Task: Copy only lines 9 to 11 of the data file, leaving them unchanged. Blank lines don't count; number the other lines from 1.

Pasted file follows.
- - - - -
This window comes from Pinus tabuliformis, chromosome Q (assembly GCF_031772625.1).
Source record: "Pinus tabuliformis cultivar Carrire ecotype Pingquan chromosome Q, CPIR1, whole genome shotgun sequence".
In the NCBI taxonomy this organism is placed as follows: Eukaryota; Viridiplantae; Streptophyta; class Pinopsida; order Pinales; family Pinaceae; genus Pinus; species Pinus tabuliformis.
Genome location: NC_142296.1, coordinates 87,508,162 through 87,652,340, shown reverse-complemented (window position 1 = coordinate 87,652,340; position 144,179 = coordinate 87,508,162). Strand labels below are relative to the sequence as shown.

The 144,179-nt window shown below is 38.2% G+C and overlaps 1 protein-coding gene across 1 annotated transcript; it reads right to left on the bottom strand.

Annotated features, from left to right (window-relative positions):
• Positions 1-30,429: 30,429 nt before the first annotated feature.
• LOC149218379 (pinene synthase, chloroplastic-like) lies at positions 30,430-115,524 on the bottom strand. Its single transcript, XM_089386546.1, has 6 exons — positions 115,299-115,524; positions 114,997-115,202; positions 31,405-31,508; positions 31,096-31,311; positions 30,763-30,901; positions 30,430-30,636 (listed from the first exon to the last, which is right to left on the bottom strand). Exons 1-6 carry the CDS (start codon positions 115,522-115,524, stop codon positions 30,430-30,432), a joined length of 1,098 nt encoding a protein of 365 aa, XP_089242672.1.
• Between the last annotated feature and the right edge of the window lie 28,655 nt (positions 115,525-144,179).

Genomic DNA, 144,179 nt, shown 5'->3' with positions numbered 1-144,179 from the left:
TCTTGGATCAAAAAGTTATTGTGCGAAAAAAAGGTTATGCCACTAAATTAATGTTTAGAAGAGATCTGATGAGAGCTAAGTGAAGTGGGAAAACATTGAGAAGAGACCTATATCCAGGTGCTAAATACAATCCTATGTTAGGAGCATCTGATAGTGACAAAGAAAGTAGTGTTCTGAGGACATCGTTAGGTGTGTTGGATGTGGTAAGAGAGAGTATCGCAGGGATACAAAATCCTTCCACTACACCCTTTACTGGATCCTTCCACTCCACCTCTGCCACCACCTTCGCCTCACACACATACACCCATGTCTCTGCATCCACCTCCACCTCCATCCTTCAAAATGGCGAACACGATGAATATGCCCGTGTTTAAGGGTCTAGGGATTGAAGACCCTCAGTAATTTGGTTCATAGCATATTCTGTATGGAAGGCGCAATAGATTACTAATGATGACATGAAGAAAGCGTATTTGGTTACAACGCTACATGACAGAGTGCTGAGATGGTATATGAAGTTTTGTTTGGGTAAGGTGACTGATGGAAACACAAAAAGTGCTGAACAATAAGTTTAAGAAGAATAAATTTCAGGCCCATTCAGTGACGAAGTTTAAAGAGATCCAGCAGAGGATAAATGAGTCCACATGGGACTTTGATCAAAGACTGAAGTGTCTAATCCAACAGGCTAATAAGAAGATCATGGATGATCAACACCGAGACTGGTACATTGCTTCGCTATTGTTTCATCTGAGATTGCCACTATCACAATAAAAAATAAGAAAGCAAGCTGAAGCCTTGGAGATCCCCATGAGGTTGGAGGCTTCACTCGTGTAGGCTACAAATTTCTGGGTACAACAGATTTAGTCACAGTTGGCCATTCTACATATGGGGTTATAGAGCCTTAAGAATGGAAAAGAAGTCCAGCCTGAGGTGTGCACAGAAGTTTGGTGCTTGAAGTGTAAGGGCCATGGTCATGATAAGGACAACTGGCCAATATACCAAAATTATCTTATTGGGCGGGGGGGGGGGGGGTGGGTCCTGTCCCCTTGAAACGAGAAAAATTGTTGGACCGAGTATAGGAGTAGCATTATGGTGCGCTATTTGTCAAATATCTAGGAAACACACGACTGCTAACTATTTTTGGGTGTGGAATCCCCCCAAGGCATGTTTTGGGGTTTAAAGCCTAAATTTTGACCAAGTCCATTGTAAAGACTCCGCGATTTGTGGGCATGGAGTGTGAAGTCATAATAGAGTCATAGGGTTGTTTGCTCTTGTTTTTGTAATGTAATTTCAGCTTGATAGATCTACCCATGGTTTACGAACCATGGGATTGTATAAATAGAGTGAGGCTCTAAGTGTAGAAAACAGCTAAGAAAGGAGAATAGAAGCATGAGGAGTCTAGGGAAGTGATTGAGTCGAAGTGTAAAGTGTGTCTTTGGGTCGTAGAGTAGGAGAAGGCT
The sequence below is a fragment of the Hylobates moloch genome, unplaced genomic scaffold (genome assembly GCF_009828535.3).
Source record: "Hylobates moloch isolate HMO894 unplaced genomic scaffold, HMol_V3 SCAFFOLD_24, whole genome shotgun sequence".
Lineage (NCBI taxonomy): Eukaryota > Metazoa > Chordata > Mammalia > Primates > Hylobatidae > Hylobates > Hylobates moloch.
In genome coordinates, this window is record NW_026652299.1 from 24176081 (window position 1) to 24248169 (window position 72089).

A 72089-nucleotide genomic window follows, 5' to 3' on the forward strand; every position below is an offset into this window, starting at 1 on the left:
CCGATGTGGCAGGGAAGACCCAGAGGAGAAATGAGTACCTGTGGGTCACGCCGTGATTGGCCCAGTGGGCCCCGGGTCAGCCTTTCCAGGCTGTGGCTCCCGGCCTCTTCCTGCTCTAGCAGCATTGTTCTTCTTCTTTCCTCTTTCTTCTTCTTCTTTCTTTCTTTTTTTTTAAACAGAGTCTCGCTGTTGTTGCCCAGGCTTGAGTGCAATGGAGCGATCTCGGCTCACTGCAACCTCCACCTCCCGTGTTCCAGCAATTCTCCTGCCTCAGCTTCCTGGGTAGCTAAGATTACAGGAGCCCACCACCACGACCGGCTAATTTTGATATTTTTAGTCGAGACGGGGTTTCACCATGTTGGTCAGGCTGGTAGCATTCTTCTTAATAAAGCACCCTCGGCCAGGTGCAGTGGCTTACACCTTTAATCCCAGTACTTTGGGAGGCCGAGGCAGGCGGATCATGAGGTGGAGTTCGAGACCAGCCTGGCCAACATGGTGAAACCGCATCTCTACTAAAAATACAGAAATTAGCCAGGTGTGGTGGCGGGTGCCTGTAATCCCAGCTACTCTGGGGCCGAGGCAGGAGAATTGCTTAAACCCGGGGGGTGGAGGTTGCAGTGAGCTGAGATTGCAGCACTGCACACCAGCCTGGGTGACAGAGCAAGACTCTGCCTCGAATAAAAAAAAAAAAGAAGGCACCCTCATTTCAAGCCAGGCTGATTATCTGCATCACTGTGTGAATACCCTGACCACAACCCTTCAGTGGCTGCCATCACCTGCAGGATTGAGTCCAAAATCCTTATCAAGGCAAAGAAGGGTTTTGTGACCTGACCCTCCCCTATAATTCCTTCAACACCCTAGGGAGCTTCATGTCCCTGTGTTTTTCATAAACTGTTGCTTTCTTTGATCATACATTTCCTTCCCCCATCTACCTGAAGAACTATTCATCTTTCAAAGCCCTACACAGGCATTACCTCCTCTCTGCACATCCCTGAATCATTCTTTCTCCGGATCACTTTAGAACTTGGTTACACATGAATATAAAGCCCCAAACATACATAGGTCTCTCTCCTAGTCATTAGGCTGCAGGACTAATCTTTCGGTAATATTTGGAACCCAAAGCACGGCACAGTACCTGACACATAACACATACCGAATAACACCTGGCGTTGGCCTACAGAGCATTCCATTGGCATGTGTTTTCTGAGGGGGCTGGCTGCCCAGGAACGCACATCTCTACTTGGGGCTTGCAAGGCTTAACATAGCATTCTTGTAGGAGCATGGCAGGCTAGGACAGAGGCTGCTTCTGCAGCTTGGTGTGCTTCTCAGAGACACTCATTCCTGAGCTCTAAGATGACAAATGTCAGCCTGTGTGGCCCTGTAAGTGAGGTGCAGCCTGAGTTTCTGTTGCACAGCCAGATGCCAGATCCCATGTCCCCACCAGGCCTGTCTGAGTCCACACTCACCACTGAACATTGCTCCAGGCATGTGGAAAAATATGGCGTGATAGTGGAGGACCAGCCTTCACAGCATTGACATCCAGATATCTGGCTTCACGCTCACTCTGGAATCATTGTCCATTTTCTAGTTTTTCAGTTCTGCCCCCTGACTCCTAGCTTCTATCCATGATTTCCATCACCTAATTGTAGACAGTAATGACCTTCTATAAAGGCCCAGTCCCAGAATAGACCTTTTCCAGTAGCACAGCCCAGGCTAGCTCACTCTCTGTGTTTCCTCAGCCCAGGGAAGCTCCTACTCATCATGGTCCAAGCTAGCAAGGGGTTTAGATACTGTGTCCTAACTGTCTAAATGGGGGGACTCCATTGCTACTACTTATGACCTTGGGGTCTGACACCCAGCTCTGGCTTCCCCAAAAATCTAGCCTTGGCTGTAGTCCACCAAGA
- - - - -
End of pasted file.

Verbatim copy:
• Between the last annotated feature and the right edge of the window lie 28,655 nt (positions 115,525-144,179).

Genomic DNA, 144,179 nt, shown 5'->3' with positions numbered 1-144,179 from the left:
TCTTGGATCAAAAAGTTATTGTGCGAAAAAAAGGTTATGCCACTAAATTAATGTTTAGAAGAGATCTGATGAGAGCTAAGTGAAGTGGGAAAACATTGAGAAGAGACCTATATCCAGGTGCTAAATACAATCCTATGTTAGGAGCATCTGATAGTGACAAAGAAAGTAGTGTTCTGAGGACATCGTTAGGTGTGTTGGATGTGGTAAGAGAGAGTATCGCAGGGATACAAAATCCTTCCACTACACCCTTTACTGGATCCTTCCACTCCACCTCTGCCACCACCTTCGCCTCACACACATACACCCATGTCTCTGCATCCACCTCCACCTCCATCCTTCAAAATGGCGAACACGATGAATATGCCCGTGTTTAAGGGTCTAGGGATTGAAGACCCTCAGTAATTTGGTTCATAGCATATTCTGTATGGAAGGCGCAATAGATTACTAATGATGACATGAAGAAAGCGTATTTGGTTACAACGCTACATGACAGAGTGCTGAGATGGTATATGAAGTTTTGTTTGGGTAAGGTGACTGATGGAAACACAAAAAGTGCTGAACAATAAGTTTAAGAAGAATAAATTTCAGGCCCATTCAGTGACGAAGTTTAAAGAGATCCAGCAGAGGATAAATGAGTCCACATGGGACTTTGATCAAAGACTGAAGTGTCTAATCCAACAGGCTAATAAGAAGATCATGGATGATCAACACCGAGACTGGTACATTGCTTCGCTATTGTTTCATCTGAGATTGCCACTATCACAATAAAAAATAAGAAAGCAAGCTGAAGCCTTGGAGATCCCCATGAGGTTGGAGGCTTCACTCGTGTAGGCTACAAATTTCTGGGTACAACAGATTTAGTCACAGTTGGCCATTCTACATATGGGGTTATAGAGCCTTAAGAATGGAAAAGAAGTCCAGCCTGAGGTGTGCACAGAAGTTTGGTGCTTGAAGTGTAAGGGCCATGGTCATGATAAGGACAACTGGCCAATATACCAAAATTATCTTATTGGGCGGGGGGGGGGGGGGTGGGTCCTGTCCCCTTGAAACGAGAAAAATTGTTGGACCGAGTATAGGAGTAGCATTATGGTGCGCTATTTGTCAAATATCTAGGAAACACACGACTGCTAACTATTTTTGGGTGTGGAATCCCCCCAAGGCATGTTTTGGGGTTTAAAGCCTAAATTTTGACCAAGTCCATTGTAAAGACTCCGCGATTTGTGGGCATGGAGTGTGAAGTCATAATAGAGTCATAGGGTTGTTTGCTCTTGTTTTTGTAATGTAATTTCAGCTTGATAGATCTACCCATGGTTTACGAACCATGGGATTGTATAAATAGAGTGAGGCTCTAAGTGTAGAAAACAGCTAAGAAAGGAGAATAGAAGCATGAGGAGTCTAGGGAAGTGATTGAGTCGAAGTGTAAAGTGTGTCTTTGGGTCGTAGAGTAGGAGAAGGCT